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Most of us have seen home movies purported to be Big Foot moving through the forest. And some of us have traveled Highway 1 up California’s Northern California coast and seen the gift shops and signs heralding Big Foot.
When I was in Crescent City (the last California town before Oregon) doing a booksigning, I met a Tolowa woman who told me many stories about Big Foot and people who had actually seen him, or a female counterpart and child. She was such a fascinating personality she became two people inKindred Spirits.
While doing some Internet research about Big Foot, I came upon a site dedicated to The Hairy Man, a legendary being of the Tule River Indians. An actual pictograph of The Hairy Man, his wife and child are in a rock shelter on the Tule River Indian reservation. The paintings are thought to be between five hundred and a thousand years old. Like Big Foot, there have been recent sightings of The Hairy Man. No other pictographs of a Big Foot-like creature exist in California.
As an author, I was intrigued. I gratefully accepted an invitation to go on a field trip with the local college’s anthropology class to the place where the pictographs are, The Painted Rock.
It is not an easy place to find or get to, but once I was there I was thrilled. The painting of the Hairy Man looks much like what is on the cover ofDispel the Mistexcept it is more colorful—and he is eight-foot tall. Amazing.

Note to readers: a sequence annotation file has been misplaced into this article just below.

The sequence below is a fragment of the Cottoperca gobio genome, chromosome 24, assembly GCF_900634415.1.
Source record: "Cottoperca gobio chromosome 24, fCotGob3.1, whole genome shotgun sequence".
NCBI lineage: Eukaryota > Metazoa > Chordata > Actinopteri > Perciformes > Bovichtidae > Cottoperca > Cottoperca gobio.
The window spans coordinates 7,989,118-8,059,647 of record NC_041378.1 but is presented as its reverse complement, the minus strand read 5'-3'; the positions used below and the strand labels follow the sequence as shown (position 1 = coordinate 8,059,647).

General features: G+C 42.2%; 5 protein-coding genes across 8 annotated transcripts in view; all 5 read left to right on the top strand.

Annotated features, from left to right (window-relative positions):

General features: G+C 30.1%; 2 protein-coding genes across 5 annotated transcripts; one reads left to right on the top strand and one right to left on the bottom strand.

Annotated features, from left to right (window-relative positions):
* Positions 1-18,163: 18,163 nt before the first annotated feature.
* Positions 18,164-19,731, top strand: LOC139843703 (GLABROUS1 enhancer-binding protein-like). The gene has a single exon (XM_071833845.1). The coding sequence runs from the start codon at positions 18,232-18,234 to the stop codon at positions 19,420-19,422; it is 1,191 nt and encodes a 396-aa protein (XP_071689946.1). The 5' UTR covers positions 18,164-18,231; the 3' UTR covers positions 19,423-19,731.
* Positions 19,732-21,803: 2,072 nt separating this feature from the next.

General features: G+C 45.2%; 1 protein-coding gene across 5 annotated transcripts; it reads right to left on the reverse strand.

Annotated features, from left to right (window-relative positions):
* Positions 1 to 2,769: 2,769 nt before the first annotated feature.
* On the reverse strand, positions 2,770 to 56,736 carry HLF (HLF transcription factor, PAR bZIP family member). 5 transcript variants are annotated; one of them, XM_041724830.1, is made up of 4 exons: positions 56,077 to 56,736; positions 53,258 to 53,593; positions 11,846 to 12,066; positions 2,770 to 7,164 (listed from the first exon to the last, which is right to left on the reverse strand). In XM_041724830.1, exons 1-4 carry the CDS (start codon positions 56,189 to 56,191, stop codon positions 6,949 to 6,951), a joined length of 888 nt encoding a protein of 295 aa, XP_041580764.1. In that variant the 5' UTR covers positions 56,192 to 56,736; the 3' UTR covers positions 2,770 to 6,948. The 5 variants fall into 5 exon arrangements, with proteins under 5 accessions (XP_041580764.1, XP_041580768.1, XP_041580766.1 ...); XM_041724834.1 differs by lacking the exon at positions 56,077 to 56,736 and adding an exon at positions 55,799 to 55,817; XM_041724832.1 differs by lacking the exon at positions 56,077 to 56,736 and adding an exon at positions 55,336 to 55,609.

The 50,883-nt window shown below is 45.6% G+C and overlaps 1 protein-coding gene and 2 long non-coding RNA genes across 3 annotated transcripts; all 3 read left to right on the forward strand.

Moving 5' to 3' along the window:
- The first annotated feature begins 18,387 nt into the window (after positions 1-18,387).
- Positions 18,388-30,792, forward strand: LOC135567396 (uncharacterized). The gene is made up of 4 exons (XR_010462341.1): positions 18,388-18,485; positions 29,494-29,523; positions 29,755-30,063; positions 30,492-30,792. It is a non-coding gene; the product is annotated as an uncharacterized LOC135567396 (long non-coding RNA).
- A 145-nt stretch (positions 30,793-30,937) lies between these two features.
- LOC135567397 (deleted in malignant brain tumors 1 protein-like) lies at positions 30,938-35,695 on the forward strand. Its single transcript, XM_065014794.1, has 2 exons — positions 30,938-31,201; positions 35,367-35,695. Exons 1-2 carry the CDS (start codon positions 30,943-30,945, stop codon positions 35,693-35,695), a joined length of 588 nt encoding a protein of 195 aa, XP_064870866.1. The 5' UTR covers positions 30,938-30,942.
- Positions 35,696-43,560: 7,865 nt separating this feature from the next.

While I was gazing upon the Hairy Man and scribbling notes, our Indian guide stared at me sternly and said, “Don’t come out here after dark.” Though that wasn’t something I’d even try, I asked, “Why not?” His answer, “There are too many spirits here at night,” convinced me that Tempe would indeed visit this spot after dark.
I also asked him if he knew anyone who’d seen the Hairy Man. His answer was that his father had seen him. I knew from my research on the Internet that there were others who’d also glimpsed the Hairy Man moving around the mountainside.
InDispel the Mist,Tempe remembers stories her grandmother told her about the Hairy Man. Strange dreams, which she isn’t able to interpret, haunt her as she investigates the murder of a popular county supervisor. Of course Tempe has an encounter with the Hairy Man.
Do I believe in the Hairy Man? Why not. It’s certainly more fun to believe than not. Because I can see the mountains the Hairy Man inhabits from my office window, I do look up from my work and watch for him.